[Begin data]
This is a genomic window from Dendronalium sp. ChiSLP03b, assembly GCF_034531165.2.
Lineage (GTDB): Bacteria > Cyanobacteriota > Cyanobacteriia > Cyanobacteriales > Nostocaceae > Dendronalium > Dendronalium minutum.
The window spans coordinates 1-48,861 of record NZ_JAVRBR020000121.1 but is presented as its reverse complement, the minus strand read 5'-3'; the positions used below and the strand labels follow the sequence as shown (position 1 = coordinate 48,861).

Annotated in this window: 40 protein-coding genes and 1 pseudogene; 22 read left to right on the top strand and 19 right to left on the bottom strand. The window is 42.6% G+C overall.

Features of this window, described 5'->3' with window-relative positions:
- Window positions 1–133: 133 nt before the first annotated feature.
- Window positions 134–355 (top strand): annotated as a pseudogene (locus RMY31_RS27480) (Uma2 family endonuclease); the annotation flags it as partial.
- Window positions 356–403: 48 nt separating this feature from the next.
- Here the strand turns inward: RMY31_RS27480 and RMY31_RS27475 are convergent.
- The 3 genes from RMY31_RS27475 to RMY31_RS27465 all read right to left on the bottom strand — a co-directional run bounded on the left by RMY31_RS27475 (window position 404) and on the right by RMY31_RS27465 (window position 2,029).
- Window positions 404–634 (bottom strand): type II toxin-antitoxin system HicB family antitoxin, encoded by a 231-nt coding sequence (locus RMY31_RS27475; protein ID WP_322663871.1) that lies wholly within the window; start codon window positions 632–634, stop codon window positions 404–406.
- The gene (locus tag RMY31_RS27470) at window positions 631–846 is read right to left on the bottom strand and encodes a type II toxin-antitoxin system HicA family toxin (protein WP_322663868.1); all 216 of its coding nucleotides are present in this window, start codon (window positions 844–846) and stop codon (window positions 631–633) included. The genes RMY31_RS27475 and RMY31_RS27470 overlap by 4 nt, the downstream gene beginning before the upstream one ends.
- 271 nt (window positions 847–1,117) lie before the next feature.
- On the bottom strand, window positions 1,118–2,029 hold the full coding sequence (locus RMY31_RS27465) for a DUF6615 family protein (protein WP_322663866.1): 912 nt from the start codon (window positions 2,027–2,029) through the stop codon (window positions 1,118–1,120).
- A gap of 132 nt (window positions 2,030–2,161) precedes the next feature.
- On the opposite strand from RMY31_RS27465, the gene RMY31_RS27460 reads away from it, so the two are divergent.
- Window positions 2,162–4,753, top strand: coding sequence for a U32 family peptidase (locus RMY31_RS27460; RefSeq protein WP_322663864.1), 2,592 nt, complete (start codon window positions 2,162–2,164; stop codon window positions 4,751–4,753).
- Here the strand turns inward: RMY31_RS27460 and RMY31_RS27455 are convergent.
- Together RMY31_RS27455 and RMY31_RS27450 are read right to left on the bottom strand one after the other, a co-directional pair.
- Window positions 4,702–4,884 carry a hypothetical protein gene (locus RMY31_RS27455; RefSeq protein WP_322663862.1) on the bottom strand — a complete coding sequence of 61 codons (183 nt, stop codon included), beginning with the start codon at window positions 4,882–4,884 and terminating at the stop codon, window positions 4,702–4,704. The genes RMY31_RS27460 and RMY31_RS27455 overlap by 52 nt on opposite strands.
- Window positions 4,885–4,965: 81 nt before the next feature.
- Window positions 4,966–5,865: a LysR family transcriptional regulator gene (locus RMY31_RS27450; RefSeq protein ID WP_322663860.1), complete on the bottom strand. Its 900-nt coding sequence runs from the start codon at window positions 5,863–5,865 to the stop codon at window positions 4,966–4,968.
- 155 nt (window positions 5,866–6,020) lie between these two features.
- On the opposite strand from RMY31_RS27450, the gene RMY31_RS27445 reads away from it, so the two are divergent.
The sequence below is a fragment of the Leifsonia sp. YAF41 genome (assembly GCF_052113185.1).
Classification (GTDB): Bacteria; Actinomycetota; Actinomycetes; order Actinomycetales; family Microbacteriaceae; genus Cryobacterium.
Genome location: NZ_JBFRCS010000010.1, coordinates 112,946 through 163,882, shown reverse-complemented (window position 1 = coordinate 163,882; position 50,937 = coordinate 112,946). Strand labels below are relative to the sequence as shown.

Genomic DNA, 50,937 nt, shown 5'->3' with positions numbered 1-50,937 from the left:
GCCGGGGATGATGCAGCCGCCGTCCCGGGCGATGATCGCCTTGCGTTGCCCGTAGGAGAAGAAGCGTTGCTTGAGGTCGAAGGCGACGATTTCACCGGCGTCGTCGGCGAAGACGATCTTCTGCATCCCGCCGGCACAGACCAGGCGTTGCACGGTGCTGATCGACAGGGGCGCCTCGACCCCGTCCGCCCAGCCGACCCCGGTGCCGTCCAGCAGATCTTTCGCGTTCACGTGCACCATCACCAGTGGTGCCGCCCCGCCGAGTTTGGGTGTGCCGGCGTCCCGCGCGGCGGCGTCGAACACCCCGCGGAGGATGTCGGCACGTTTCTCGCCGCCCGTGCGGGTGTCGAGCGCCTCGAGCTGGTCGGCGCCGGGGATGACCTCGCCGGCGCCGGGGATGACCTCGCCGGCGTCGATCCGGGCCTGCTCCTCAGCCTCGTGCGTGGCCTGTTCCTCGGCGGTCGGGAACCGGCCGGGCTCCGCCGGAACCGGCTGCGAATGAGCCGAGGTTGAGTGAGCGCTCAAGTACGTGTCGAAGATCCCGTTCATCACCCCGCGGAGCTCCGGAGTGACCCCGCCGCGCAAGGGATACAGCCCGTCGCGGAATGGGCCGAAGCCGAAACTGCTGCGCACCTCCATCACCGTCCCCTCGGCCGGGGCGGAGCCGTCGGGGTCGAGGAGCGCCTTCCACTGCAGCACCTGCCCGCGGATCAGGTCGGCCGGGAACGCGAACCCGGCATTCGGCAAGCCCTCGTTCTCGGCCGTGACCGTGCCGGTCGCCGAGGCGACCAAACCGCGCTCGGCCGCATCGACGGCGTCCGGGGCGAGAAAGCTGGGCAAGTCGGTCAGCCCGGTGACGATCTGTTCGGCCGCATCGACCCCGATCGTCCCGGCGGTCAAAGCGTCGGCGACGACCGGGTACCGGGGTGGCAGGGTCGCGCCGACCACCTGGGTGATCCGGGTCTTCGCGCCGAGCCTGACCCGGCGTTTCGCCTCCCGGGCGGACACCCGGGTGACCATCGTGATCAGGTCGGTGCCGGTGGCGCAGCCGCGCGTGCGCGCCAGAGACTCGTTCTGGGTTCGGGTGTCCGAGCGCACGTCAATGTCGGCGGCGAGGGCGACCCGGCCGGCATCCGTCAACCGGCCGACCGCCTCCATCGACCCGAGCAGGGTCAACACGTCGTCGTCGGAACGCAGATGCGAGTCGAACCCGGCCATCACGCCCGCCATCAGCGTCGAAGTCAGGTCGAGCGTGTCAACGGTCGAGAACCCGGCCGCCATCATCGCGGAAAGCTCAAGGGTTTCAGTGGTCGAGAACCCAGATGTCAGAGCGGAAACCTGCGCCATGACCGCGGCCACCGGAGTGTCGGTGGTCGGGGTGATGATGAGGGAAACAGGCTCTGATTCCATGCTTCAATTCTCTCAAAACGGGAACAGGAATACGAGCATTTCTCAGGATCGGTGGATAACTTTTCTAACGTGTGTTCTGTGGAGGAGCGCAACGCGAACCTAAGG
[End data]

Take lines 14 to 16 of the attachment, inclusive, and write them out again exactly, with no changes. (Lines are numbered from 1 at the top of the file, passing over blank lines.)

- On the bottom strand, window positions 1,118–2,029 hold the full coding sequence (locus RMY31_RS27465) for a DUF6615 family protein (protein WP_322663866.1): 912 nt from the start codon (window positions 2,027–2,029) through the stop codon (window positions 1,118–1,120).
- A gap of 132 nt (window positions 2,030–2,161) precedes the next feature.
- On the opposite strand from RMY31_RS27465, the gene RMY31_RS27460 reads away from it, so the two are divergent.